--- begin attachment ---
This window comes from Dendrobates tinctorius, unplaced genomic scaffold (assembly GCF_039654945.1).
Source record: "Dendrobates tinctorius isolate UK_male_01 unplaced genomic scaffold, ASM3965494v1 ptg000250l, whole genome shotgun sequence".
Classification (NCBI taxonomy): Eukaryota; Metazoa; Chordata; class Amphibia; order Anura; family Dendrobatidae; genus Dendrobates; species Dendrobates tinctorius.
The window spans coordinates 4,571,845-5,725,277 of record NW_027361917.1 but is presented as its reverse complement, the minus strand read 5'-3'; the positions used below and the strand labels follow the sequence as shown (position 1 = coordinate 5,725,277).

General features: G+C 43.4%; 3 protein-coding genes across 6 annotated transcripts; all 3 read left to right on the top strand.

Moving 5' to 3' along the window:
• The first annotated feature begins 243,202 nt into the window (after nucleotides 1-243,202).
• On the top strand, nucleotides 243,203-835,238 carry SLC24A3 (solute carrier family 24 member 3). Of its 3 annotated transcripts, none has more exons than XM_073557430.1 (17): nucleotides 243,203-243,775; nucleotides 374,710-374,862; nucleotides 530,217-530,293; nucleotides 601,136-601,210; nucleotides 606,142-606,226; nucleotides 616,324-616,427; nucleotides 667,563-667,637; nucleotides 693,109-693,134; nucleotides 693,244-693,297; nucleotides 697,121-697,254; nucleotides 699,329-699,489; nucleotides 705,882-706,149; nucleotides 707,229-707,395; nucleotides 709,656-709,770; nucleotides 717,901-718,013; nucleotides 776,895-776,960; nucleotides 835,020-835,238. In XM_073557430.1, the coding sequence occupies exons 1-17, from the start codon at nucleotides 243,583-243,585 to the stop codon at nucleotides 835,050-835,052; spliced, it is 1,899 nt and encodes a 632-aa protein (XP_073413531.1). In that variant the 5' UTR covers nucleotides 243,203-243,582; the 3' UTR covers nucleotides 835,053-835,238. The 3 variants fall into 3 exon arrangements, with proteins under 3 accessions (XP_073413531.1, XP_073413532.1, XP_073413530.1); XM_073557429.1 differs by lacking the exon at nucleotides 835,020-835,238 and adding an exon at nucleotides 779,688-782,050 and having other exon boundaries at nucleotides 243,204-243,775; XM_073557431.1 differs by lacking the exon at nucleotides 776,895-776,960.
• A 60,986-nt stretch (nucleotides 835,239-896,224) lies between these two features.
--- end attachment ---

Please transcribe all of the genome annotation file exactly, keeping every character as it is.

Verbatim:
This window comes from Dendrobates tinctorius, unplaced genomic scaffold (assembly GCF_039654945.1).
Source record: "Dendrobates tinctorius isolate UK_male_01 unplaced genomic scaffold, ASM3965494v1 ptg000250l, whole genome shotgun sequence".
Classification (NCBI taxonomy): Eukaryota; Metazoa; Chordata; class Amphibia; order Anura; family Dendrobatidae; genus Dendrobates; species Dendrobates tinctorius.
The window spans coordinates 4,571,845-5,725,277 of record NW_027361917.1 but is presented as its reverse complement, the minus strand read 5'-3'; the positions used below and the strand labels follow the sequence as shown (position 1 = coordinate 5,725,277).

General features: G+C 43.4%; 3 protein-coding genes across 6 annotated transcripts; all 3 read left to right on the top strand.

Moving 5' to 3' along the window:
• The first annotated feature begins 243,202 nt into the window (after nucleotides 1-243,202).
• On the top strand, nucleotides 243,203-835,238 carry SLC24A3 (solute carrier family 24 member 3). Of its 3 annotated transcripts, none has more exons than XM_073557430.1 (17): nucleotides 243,203-243,775; nucleotides 374,710-374,862; nucleotides 530,217-530,293; nucleotides 601,136-601,210; nucleotides 606,142-606,226; nucleotides 616,324-616,427; nucleotides 667,563-667,637; nucleotides 693,109-693,134; nucleotides 693,244-693,297; nucleotides 697,121-697,254; nucleotides 699,329-699,489; nucleotides 705,882-706,149; nucleotides 707,229-707,395; nucleotides 709,656-709,770; nucleotides 717,901-718,013; nucleotides 776,895-776,960; nucleotides 835,020-835,238. In XM_073557430.1, the coding sequence occupies exons 1-17, from the start codon at nucleotides 243,583-243,585 to the stop codon at nucleotides 835,050-835,052; spliced, it is 1,899 nt and encodes a 632-aa protein (XP_073413531.1). In that variant the 5' UTR covers nucleotides 243,203-243,582; the 3' UTR covers nucleotides 835,053-835,238. The 3 variants fall into 3 exon arrangements, with proteins under 3 accessions (XP_073413531.1, XP_073413532.1, XP_073413530.1); XM_073557429.1 differs by lacking the exon at nucleotides 835,020-835,238 and adding an exon at nucleotides 779,688-782,050 and having other exon boundaries at nucleotides 243,204-243,775; XM_073557431.1 differs by lacking the exon at nucleotides 776,895-776,960.
• A 60,986-nt stretch (nucleotides 835,239-896,224) lies between these two features.